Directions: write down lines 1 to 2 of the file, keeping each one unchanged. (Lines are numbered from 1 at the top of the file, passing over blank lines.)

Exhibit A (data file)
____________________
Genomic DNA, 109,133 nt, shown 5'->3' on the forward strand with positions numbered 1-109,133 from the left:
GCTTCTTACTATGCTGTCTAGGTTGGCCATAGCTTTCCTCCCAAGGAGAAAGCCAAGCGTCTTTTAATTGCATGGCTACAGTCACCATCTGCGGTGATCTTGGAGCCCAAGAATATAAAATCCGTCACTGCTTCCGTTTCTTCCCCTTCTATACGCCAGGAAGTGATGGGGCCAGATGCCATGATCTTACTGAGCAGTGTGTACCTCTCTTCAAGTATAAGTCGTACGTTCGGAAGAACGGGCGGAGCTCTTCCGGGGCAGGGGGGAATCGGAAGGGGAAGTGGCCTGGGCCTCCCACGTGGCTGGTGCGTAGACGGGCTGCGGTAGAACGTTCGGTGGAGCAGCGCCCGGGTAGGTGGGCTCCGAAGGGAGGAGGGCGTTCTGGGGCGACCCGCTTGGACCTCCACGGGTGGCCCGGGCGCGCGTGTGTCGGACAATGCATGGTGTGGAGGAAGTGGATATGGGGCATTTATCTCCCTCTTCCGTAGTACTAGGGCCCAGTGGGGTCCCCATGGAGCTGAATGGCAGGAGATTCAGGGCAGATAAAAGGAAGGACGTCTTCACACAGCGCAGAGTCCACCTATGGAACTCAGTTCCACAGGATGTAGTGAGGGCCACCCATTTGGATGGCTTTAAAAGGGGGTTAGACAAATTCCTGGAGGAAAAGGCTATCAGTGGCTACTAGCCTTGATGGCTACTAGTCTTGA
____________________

Genomic DNA, 109,133 nt, shown 5'->3' on the forward strand with positions numbered 1-109,133 from the left:
GCTTCTTACTATGCTGTCTAGGTTGGCCATAGCTTTCCTCCCAAGGAGAAAGCCAAGCGTCTTTTAATTGCATGGCTACAGTCACCATCTGCGGTGATCTTGGAGCCCAAGAATATAAAATCCGTCACTGCTTCCGTTTCTTCCCCTTCTATACGCCAGGAAGTGATGGGGCCAGATGCCATGATCTTACTGAGCAGTGTGTACCTCTCTTCAAGTATAAGTCGTACGTTCGGAAGAACGGGCGGAGCTCTTCCGGGGCAGGGGGGAATCGGAAGGGGAAGTGGCCTGGGCCTCCCACGTGGCTGGTGCGTAGACGGGCTGCGGTAGAACGTTCGGTGGAGCAGCGCCCGGGTAGGTGGGCTCCGAAGGGAGGAGGGCGTTCTGGGGCGACCCGCTTGGACCTCCACGGGTGGCCCGGGCGCGCGTGTGTCGGACAATGCATGGTGTGGAGGAAGTGGATATGGGGCATTTATCTCCCTCTTCCGTAGTACTAGGGCCCAGTGGGGTCCCCATGGAGCTGAATGGCAGGAGATTCAGGGCAGATAAAAGGAAGGACGTCTTCACACAGCGCAGAGTCCACCTATGGAACTCAGTTCCACAGGATGTAGTGAGGGCCACCCATTTGGATGGCTTTAAAAGGGGGTTAGACAAATTCCTGGAGGAAAAGGCTATCAGTGGCTACTAGCCTTGATGGCTACTAGTCTTGA